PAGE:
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T-2 Buckeye

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T-2 Buckeye
T-2C Buckeye making an arrested landing
Type Trainer aircraft
Manufacturer North American
Primary users United States Navy
Greek Air Force
Developed from FJ Fury

The North American T-2 Buckeye is the United States Navy's advanced training aircraft, introducing Student Naval Flight Officers to air combat and basic fighter maneuvering. It has been in service since the 1950s, though as of the early 21st century is slowly being retired.


The T-2 is a straight-winged jet, with performance between that of the Air Force's T-37, and the TA-4 Skyhawk which was used for advanced training. In the Naval Aviator syllabus, the T-2 has been replaced by the near-sonic T-45 Goshawk (the US Navy version of the BAe Hawk), which is more comparable to other high performance subsonic trainers, or the USAF T-38 Talon. The T-2 has been noted as one of the less elegant looking aircraft designs to be put into service (see culture section).

More recently the T-2 has been used as a director aircraft for aerial drones. Students start out on a turboprop propeller-driven aircraft- starting in late 1990s the JPATS winner T-6A Texan II.


T-2 being parked at Naval Air Station Pensacola, FL on August 30, 2005.

The first version of the aircraft entered service in the mid-1950s as the T2J-1. It was re-designated the T-2A in 1962 under the joint aircraft designation system. The two-seat trainer was powered by one Westinghouse J34-WE-46/48 engine. The aircraft was subsequently redesigned, and the single engine was replaced with two Pratt & Whitney J60-P-6 engines in the T-2B. The T-2C was fitted with two General Electric J85-GE-4 engines. The T-2D was an export version which was sold to the Venezuelan air force. The T-2E was another export version which was sold to the Greek Air Force. The T-2 Buckeye replaced the T2V-1/T-1A Seastar, though the T-1 would continue in some uses into the 1970s.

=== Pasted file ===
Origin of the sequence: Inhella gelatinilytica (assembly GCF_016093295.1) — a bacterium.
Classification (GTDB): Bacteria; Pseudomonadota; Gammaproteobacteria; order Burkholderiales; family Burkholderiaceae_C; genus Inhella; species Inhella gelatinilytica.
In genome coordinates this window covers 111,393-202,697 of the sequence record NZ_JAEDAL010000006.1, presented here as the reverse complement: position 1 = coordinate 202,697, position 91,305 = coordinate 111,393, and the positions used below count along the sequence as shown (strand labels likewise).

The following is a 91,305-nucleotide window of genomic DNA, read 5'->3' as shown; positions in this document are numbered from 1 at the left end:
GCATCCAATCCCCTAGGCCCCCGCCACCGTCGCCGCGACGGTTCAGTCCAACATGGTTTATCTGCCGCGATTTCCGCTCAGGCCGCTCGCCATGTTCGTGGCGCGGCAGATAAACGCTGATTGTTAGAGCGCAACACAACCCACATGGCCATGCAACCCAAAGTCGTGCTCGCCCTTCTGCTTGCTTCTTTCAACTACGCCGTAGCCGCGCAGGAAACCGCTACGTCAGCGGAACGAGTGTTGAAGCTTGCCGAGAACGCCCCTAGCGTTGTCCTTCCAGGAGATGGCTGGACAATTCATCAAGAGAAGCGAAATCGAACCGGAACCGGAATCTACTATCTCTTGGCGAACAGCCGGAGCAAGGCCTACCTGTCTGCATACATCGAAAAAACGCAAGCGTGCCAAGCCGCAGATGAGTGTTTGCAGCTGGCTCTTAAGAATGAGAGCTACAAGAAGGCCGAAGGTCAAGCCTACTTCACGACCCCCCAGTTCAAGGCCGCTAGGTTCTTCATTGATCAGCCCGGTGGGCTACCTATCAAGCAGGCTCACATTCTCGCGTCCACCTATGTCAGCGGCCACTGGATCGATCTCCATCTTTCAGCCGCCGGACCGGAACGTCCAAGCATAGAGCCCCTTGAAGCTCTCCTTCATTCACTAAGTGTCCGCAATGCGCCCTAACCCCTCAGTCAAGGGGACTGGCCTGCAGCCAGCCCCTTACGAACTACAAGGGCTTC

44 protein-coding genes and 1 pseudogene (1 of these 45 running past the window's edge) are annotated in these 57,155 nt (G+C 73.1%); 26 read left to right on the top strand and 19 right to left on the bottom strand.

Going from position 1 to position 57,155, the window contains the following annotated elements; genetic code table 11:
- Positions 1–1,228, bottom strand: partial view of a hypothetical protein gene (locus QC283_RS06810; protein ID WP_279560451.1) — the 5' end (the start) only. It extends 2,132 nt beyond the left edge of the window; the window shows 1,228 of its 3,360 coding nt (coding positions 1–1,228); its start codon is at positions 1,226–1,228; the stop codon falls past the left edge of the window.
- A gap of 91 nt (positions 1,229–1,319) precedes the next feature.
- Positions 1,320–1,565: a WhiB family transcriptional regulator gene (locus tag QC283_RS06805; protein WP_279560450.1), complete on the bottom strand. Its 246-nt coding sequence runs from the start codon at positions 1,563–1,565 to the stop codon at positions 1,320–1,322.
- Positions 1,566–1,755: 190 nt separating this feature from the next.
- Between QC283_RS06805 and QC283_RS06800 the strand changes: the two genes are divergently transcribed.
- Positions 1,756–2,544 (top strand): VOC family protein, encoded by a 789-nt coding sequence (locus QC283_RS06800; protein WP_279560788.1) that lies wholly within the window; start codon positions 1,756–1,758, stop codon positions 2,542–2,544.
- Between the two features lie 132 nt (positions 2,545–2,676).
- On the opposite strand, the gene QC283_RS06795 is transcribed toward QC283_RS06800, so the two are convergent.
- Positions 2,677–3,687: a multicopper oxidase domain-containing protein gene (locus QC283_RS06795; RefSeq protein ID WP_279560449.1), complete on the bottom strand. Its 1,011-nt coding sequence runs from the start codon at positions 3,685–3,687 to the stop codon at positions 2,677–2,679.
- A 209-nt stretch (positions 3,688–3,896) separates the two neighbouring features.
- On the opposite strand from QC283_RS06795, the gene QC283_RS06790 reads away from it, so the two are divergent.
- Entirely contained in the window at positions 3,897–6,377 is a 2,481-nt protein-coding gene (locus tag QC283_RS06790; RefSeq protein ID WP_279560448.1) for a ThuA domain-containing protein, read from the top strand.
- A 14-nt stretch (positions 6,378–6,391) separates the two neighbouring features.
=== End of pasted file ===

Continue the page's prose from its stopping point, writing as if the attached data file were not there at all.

All T-2 Buckeye's were manufactured by at the North American Aviation plant located at Port Columbus Airport in Columbus, Ohio. 273 aircraft were built during its production run.

The name Buckeye refers to the state tree of Ohio, as well as the mascot of the Ohio State University.

Virtually every Naval aviator from the late 1950's until 2004 received training in the T-2 Buckeye, a career spanning four decades.

While it has no built-in armament, the aircraft has a number of strong points to carry external armament, including gun pods, rockets, and bombs.

Several T-2 Buckeyes are now registered in civilian markings and regularly appear at airshows.


Specifications (T-2C Buckeye)

Template:Aircraft specification


From VT-4 Rubber Ducks Hymnal:[1]

Don't give me a T-2 Buckeye, so ugly it makes aviators cry,
Flying it is no chore, but Christ what an eyesore,
Don't give me a T-2 Buckeye,


  1. [1]VT-4 Hymnal

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Designation sequence

el:T-2 Buckeye ja:T-2 バックアイ (練習機)